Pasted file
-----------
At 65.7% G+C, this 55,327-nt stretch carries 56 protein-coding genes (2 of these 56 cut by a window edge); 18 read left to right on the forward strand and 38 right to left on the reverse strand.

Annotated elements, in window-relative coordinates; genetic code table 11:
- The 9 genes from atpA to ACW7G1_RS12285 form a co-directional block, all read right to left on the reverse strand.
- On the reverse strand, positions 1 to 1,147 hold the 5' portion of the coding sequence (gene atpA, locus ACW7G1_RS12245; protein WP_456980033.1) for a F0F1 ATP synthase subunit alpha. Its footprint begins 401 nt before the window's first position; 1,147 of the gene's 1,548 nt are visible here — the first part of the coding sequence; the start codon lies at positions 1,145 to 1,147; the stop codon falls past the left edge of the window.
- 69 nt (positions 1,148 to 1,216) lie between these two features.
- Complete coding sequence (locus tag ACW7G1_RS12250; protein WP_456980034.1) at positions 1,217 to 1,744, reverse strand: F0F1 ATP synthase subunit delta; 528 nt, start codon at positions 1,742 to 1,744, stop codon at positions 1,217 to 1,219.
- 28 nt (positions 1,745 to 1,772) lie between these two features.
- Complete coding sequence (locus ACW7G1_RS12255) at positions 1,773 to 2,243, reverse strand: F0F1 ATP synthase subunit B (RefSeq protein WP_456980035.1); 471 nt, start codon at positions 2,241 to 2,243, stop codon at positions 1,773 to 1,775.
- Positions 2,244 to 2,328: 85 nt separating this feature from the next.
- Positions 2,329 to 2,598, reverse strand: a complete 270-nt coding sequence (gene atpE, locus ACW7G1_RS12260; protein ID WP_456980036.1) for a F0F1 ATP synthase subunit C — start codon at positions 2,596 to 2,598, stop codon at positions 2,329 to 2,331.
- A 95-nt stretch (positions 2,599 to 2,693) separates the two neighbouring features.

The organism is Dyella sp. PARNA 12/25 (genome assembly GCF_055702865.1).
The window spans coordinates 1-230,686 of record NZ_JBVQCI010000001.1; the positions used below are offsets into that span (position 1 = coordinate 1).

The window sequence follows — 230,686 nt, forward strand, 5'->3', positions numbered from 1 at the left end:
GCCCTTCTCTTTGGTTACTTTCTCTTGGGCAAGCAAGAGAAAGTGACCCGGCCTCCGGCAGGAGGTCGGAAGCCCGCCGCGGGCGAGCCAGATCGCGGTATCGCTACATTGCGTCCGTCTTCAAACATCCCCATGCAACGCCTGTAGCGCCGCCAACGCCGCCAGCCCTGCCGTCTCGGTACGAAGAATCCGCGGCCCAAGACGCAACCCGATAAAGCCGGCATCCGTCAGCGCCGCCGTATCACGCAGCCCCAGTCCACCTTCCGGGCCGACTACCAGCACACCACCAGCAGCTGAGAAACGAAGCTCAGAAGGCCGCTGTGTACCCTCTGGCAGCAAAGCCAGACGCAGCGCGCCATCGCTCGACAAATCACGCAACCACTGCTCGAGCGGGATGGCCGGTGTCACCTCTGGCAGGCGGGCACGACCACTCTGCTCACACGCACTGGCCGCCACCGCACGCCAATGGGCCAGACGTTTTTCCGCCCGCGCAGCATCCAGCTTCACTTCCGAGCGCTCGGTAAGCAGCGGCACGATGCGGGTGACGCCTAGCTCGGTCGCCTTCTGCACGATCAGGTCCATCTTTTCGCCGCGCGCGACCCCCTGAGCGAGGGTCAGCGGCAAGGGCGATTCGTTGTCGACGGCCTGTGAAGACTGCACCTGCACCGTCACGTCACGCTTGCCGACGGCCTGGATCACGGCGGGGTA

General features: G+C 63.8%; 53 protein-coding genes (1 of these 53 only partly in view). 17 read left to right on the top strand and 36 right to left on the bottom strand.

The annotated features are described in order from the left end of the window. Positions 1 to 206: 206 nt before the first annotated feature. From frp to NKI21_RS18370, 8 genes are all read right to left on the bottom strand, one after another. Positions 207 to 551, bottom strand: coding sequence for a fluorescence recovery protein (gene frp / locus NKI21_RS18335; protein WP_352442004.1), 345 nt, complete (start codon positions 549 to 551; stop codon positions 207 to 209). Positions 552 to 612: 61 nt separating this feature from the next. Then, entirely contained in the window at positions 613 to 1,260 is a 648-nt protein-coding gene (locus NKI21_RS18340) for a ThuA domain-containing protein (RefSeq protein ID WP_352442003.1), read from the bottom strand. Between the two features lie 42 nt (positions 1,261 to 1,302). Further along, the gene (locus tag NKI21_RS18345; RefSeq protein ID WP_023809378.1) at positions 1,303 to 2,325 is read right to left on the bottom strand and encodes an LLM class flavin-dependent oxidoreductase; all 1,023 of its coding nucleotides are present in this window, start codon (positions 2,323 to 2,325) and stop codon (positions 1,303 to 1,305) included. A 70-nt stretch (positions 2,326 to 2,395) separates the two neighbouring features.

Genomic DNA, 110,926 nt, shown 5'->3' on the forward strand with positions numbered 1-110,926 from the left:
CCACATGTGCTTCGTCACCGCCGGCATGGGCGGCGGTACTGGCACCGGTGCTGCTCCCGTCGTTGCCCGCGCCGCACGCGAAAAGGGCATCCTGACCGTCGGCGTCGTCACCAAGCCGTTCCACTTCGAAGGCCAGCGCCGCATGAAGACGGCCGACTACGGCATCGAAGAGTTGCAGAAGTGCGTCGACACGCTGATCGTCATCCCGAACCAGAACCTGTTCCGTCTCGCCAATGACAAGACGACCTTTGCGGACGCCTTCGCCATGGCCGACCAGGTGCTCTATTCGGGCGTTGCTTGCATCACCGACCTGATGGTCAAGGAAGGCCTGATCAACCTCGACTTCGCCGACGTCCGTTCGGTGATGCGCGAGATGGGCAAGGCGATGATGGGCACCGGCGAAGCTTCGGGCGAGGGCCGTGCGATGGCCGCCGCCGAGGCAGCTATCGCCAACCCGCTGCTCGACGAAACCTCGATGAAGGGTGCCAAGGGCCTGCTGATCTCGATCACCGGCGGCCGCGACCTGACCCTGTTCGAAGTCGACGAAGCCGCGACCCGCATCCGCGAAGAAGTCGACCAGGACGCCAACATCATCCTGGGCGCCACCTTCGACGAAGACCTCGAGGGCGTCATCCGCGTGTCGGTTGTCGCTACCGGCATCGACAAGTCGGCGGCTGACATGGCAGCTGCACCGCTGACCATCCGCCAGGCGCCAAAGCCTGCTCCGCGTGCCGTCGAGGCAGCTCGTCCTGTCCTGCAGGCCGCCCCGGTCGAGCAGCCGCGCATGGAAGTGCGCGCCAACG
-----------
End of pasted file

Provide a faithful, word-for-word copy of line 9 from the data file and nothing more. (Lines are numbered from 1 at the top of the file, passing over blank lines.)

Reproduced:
- Positions 2,244 to 2,328: 85 nt separating this feature from the next.